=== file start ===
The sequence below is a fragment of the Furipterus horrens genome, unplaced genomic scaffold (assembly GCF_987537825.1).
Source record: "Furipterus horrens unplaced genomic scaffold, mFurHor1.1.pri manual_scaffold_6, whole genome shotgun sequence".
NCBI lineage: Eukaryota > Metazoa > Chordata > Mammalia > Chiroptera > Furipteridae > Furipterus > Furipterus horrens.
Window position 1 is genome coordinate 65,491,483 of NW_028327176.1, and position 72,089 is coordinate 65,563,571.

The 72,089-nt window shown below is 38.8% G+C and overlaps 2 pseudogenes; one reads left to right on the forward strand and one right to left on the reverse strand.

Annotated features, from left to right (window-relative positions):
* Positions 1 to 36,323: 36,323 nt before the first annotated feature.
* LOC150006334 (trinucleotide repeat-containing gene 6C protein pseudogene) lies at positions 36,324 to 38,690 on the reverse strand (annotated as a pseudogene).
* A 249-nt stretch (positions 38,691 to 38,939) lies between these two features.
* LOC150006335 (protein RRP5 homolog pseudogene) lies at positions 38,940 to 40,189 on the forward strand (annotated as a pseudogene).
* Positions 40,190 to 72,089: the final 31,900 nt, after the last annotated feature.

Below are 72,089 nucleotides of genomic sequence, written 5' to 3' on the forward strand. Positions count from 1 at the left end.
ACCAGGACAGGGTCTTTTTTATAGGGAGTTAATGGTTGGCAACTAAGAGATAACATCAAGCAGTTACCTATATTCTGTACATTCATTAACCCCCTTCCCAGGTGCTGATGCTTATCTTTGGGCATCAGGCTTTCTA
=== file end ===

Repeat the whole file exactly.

The sequence below is a fragment of the Furipterus horrens genome, unplaced genomic scaffold (assembly GCF_987537825.1).
Source record: "Furipterus horrens unplaced genomic scaffold, mFurHor1.1.pri manual_scaffold_6, whole genome shotgun sequence".
NCBI lineage: Eukaryota > Metazoa > Chordata > Mammalia > Chiroptera > Furipteridae > Furipterus > Furipterus horrens.
Window position 1 is genome coordinate 65,491,483 of NW_028327176.1, and position 72,089 is coordinate 65,563,571.

The 72,089-nt window shown below is 38.8% G+C and overlaps 2 pseudogenes; one reads left to right on the forward strand and one right to left on the reverse strand.

Annotated features, from left to right (window-relative positions):
* Positions 1 to 36,323: 36,323 nt before the first annotated feature.
* LOC150006334 (trinucleotide repeat-containing gene 6C protein pseudogene) lies at positions 36,324 to 38,690 on the reverse strand (annotated as a pseudogene).
* A 249-nt stretch (positions 38,691 to 38,939) lies between these two features.
* LOC150006335 (protein RRP5 homolog pseudogene) lies at positions 38,940 to 40,189 on the forward strand (annotated as a pseudogene).
* Positions 40,190 to 72,089: the final 31,900 nt, after the last annotated feature.

Below are 72,089 nucleotides of genomic sequence, written 5' to 3' on the forward strand. Positions count from 1 at the left end.
ACCAGGACAGGGTCTTTTTTATAGGGAGTTAATGGTTGGCAACTAAGAGATAACATCAAGCAGTTACCTATATTCTGTACATTCATTAACCCCCTTCCCAGGTGCTGATGCTTATCTTTGGGCATCAGGCTTTCTA